Foreword: A Real Property Lawyer Cautiously Inspects the Edges of Intellectual Property
Carol M. Rose
University of Arizona - James E. Rogers College of Law
October 23, 2013
Intellectual Property at the Edge: The Contested Countours of IP, Rochelle Cooper Dreyfuss and Jane C. Ginsburg, eds., Cambridge University Press 2014, Forthcoming
Arizona Legal Studies Discussion Paper No. 13-49
The contributing scholars in this volume take up some of the most hotly contested issues in intellectual property, as revealed in their commentaries on a set of intriguingly ambivalent cases. This Foreword gives the perspective of a “real” (as in real estate) lawyer on these edgy IP materials. The cases and commentaries raise a number of questions: What is IP all about, anyway? Is it money? self-expression? vanity? The cases suggest all of the above. And what does it mean to be at the “edge”? One edge means in or out of IP, as in the debates about fashion. Another edge refers to borders between one IP domain or another, as in the slippage between patent and trade secret. Still another edge is “edgy,” especially the way in which parody slips the knife in its targets. But big question that dominates these commentaries revolves around the way that social and legal institutions can structure, encourage, or discourage innovation.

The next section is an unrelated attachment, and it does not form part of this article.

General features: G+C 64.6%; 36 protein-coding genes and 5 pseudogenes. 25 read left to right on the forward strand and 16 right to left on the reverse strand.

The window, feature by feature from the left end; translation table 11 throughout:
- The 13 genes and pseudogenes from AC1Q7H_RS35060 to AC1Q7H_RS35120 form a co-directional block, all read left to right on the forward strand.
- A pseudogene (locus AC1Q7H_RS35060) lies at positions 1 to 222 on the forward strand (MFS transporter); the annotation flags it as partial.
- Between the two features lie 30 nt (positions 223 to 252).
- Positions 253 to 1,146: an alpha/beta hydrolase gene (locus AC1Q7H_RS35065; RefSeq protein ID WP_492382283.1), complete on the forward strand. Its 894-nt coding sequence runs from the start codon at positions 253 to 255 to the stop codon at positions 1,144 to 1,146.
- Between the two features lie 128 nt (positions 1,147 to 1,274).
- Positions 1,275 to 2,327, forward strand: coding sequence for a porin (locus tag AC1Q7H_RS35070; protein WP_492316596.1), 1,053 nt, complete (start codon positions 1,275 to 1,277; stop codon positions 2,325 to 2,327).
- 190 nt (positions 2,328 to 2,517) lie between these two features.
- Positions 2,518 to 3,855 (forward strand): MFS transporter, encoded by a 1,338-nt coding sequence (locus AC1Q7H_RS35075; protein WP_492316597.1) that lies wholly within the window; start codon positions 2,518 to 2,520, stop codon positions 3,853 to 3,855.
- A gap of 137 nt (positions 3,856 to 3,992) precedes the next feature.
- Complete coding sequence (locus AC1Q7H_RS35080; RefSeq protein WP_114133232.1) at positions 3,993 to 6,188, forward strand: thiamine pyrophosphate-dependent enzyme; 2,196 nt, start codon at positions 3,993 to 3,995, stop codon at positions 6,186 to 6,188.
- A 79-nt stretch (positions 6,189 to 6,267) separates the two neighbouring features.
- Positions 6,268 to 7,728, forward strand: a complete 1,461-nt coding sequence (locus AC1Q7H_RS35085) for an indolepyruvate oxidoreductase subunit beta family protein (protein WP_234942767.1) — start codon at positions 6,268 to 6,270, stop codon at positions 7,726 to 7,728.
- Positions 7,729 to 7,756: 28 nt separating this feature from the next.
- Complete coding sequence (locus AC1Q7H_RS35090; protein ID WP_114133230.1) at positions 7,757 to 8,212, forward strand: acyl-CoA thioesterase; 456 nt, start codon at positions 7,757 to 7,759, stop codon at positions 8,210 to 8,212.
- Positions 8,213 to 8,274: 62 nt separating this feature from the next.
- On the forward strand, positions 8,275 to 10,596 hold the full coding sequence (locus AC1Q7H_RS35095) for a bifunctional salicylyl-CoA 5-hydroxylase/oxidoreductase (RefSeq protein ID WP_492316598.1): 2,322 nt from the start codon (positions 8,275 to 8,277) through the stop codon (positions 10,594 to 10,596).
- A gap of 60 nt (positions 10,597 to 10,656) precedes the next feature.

A late draft of this Foreword may be found at the website of the University of Arizona, Rogers College of Law, Faculty Profiles, Carol M. Rose (complete publication list).
Keywords: intellectual property, IP, commentary, patent and trade secret
Date posted: October 25, 2013 ; Last revised: April 4, 2014
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